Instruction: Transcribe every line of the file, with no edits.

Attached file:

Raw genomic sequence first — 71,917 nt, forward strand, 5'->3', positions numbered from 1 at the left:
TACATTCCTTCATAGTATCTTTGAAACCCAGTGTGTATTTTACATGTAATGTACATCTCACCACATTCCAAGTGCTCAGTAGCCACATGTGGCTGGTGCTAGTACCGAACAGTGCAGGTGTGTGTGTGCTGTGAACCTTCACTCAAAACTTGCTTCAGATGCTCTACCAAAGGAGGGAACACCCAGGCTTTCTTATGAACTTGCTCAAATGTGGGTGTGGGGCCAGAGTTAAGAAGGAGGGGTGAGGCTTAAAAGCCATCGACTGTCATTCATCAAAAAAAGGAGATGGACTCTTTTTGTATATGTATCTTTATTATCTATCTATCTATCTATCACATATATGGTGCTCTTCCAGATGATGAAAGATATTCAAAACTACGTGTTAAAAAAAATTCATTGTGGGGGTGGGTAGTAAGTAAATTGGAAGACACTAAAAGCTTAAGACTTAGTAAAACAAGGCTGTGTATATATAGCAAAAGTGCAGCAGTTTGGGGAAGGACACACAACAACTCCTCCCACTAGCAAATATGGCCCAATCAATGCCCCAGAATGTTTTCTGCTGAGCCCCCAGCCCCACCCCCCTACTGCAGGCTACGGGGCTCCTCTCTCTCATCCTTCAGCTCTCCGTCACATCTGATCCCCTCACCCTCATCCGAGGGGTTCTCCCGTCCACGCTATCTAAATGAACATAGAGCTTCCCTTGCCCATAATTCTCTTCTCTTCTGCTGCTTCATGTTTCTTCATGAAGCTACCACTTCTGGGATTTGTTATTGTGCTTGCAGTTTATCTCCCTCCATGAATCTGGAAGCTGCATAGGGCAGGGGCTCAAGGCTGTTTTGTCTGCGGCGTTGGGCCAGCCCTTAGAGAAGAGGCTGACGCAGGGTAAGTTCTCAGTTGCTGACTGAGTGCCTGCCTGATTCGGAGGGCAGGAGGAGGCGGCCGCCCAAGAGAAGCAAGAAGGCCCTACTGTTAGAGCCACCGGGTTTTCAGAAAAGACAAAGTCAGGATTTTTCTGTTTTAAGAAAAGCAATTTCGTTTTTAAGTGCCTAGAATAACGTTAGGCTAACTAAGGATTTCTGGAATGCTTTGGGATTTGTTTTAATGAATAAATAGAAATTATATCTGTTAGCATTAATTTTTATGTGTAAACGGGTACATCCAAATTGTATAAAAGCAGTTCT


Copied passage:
Raw genomic sequence first — 71,917 nt, forward strand, 5'->3', positions numbered from 1 at the left:
TACATTCCTTCATAGTATCTTTGAAACCCAGTGTGTATTTTACATGTAATGTACATCTCACCACATTCCAAGTGCTCAGTAGCCACATGTGGCTGGTGCTAGTACCGAACAGTGCAGGTGTGTGTGTGCTGTGAACCTTCACTCAAAACTTGCTTCAGATGCTCTACCAAAGGAGGGAACACCCAGGCTTTCTTATGAACTTGCTCAAATGTGGGTGTGGGGCCAGAGTTAAGAAGGAGGGGTGAGGCTTAAAAGCCATCGACTGTCATTCATCAAAAAAAGGAGATGGACTCTTTTTGTATATGTATCTTTATTATCTATCTATCTATCTATCACATATATGGTGCTCTTCCAGATGATGAAAGATATTCAAAACTACGTGTTAAAAAAAATTCATTGTGGGGGTGGGTAGTAAGTAAATTGGAAGACACTAAAAGCTTAAGACTTAGTAAAACAAGGCTGTGTATATATAGCAAAAGTGCAGCAGTTTGGGGAAGGACACACAACAACTCCTCCCACTAGCAAATATGGCCCAATCAATGCCCCAGAATGTTTTCTGCTGAGCCCCCAGCCCCACCCCCCTACTGCAGGCTACGGGGCTCCTCTCTCTCATCCTTCAGCTCTCCGTCACATCTGATCCCCTCACCCTCATCCGAGGGGTTCTCCCGTCCACGCTATCTAAATGAACATAGAGCTTCCCTTGCCCATAATTCTCTTCTCTTCTGCTGCTTCATGTTTCTTCATGAAGCTACCACTTCTGGGATTTGTTATTGTGCTTGCAGTTTATCTCCCTCCATGAATCTGGAAGCTGCATAGGGCAGGGGCTCAAGGCTGTTTTGTCTGCGGCGTTGGGCCAGCCCTTAGAGAAGAGGCTGACGCAGGGTAAGTTCTCAGTTGCTGACTGAGTGCCTGCCTGATTCGGAGGGCAGGAGGAGGCGGCCGCCCAAGAGAAGCAAGAAGGCCCTACTGTTAGAGCCACCGGGTTTTCAGAAAAGACAAAGTCAGGATTTTTCTGTTTTAAGAAAAGCAATTTCGTTTTTAAGTGCCTAGAATAACGTTAGGCTAACTAAGGATTTCTGGAATGCTTTGGGATTTGTTTTAATGAATAAATAGAAATTATATCTGTTAGCATTAATTTTTATGTGTAAACGGGTACATCCAAATTGTATAAAAGCAGTTCT